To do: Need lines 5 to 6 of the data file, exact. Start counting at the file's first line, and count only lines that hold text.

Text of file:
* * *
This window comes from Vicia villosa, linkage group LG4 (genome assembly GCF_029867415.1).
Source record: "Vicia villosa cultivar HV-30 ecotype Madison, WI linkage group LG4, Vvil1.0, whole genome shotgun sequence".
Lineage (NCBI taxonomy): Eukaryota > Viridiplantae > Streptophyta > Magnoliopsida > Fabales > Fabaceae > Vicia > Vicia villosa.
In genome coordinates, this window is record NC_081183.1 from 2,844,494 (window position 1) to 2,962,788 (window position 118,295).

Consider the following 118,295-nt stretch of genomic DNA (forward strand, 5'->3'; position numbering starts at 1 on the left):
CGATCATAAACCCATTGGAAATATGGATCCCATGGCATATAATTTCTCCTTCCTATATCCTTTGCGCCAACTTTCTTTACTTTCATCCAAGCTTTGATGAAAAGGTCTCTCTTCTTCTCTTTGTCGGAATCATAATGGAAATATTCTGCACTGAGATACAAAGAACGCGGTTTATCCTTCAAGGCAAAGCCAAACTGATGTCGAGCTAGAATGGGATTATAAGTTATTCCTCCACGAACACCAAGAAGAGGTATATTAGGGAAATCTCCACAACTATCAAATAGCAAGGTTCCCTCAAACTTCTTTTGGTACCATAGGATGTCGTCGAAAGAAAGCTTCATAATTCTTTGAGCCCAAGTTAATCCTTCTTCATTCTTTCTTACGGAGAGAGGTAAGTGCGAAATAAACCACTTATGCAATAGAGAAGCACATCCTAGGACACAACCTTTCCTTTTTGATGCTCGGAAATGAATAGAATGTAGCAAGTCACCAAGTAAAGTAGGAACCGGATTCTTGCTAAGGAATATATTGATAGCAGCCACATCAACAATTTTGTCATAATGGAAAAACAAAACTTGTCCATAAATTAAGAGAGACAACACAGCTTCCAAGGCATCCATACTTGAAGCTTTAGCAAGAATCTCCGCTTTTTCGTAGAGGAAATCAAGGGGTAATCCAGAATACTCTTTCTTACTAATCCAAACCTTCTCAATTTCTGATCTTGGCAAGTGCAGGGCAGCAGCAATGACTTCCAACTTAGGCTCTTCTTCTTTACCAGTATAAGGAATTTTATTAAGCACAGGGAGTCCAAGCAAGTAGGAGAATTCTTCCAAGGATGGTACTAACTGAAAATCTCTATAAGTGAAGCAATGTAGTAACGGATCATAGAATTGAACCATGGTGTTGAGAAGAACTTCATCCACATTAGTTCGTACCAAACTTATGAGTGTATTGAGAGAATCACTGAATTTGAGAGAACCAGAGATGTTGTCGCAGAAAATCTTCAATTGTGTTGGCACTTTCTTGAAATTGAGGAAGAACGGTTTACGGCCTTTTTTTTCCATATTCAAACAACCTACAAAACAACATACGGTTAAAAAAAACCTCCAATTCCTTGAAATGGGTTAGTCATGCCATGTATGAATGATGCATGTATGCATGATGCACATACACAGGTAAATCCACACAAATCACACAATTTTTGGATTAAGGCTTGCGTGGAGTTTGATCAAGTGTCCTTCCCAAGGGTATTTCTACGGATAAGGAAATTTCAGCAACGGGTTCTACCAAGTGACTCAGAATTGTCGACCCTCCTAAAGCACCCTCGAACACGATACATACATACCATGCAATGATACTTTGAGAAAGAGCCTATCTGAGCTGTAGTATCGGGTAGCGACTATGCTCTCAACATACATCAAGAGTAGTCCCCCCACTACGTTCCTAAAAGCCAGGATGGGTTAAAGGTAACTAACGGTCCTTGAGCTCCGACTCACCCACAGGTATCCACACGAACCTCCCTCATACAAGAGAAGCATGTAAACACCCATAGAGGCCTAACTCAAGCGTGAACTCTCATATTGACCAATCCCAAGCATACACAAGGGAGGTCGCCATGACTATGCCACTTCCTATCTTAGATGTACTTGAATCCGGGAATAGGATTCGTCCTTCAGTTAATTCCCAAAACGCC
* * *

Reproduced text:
Consider the following 118,295-nt stretch of genomic DNA (forward strand, 5'->3'; position numbering starts at 1 on the left):
CGATCATAAACCCATTGGAAATATGGATCCCATGGCATATAATTTCTCCTTCCTATATCCTTTGCGCCAACTTTCTTTACTTTCATCCAAGCTTTGATGAAAAGGTCTCTCTTCTTCTCTTTGTCGGAATCATAATGGAAATATTCTGCACTGAGATACAAAGAACGCGGTTTATCCTTCAAGGCAAAGCCAAACTGATGTCGAGCTAGAATGGGATTATAAGTTATTCCTCCACGAACACCAAGAAGAGGTATATTAGGGAAATCTCCACAACTATCAAATAGCAAGGTTCCCTCAAACTTCTTTTGGTACCATAGGATGTCGTCGAAAGAAAGCTTCATAATTCTTTGAGCCCAAGTTAATCCTTCTTCATTCTTTCTTACGGAGAGAGGTAAGTGCGAAATAAACCACTTATGCAATAGAGAAGCACATCCTAGGACACAACCTTTCCTTTTTGATGCTCGGAAATGAATAGAATGTAGCAAGTCACCAAGTAAAGTAGGAACCGGATTCTTGCTAAGGAATATATTGATAGCAGCCACATCAACAATTTTGTCATAATGGAAAAACAAAACTTGTCCATAAATTAAGAGAGACAACACAGCTTCCAAGGCATCCATACTTGAAGCTTTAGCAAGAATCTCCGCTTTTTCGTAGAGGAAATCAAGGGGTAATCCAGAATACTCTTTCTTACTAATCCAAACCTTCTCAATTTCTGATCTTGGCAAGTGCAGGGCAGCAGCAATGACTTCCAACTTAGGCTCTTCTTCTTTACCAGTATAAGGAATTTTATTAAGCACAGGGAGTCCAAGCAAGTAGGAGAATTCTTCCAAGGATGGTACTAACTGAAAATCTCTATAAGTGAAGCAATGTAGTAACGGATCATAGAATTGAACCATGGTGTTGAGAAGAACTTCATCCACATTAGTTCGTACCAAACTTATGAGTGTATTGAGAGAATCACTGAATTTGAGAGAACCAGAGATGTTGTCGCAGAAAATCTTCAATTGTGTTGGCACTTTCTTGAAATTGAGGAAGAACGGTTTACGGCCTTTTTTTTCCATATTCAAACAACCTACAAAACAACATACGGTTAAAAAAAACCTCCAATTCCTTGAAATGGGTTAGTCATGCCATGTATGAATGATGCATGTATGCATGATGCACATACACAGGTAAATCCACACAAATCACACAATTTTTGGATTAAGGCTTGCGTGGAGTTTGATCAAGTGTCCTTCCCAAGGGTATTTCTACGGATAAGGAAATTTCAGCAACGGGTTCTACCAAGTGACTCAGAATTGTCGACCCTCCTAAAGCACCCTCGAACACGATACATACATACCATGCAATGATACTTTGAGAAAGAGCCTATCTGAGCTGTAGTATCGGGTAGCGACTATGCTCTCAACATACATCAAGAGTAGTCCCCCCACTACGTTCCTAAAAGCCAGGATGGGTTAAAGGTAACTAACGGTCCTTGAGCTCCGACTCACCCACAGGTATCCACACGAACCTCCCTCATACAAGAGAAGCATGTAAACACCCATAGAGGCCTAACTCAAGCGTGAACTCTCATATTGACCAATCCCAAGCATACACAAGGGAGGTCGCCATGACTATGCCACTTCCTATCTTAGATGTACTTGAATCCGGGAATAGGATTCGTCCTTCAGTTAATTCCCAAAACGCC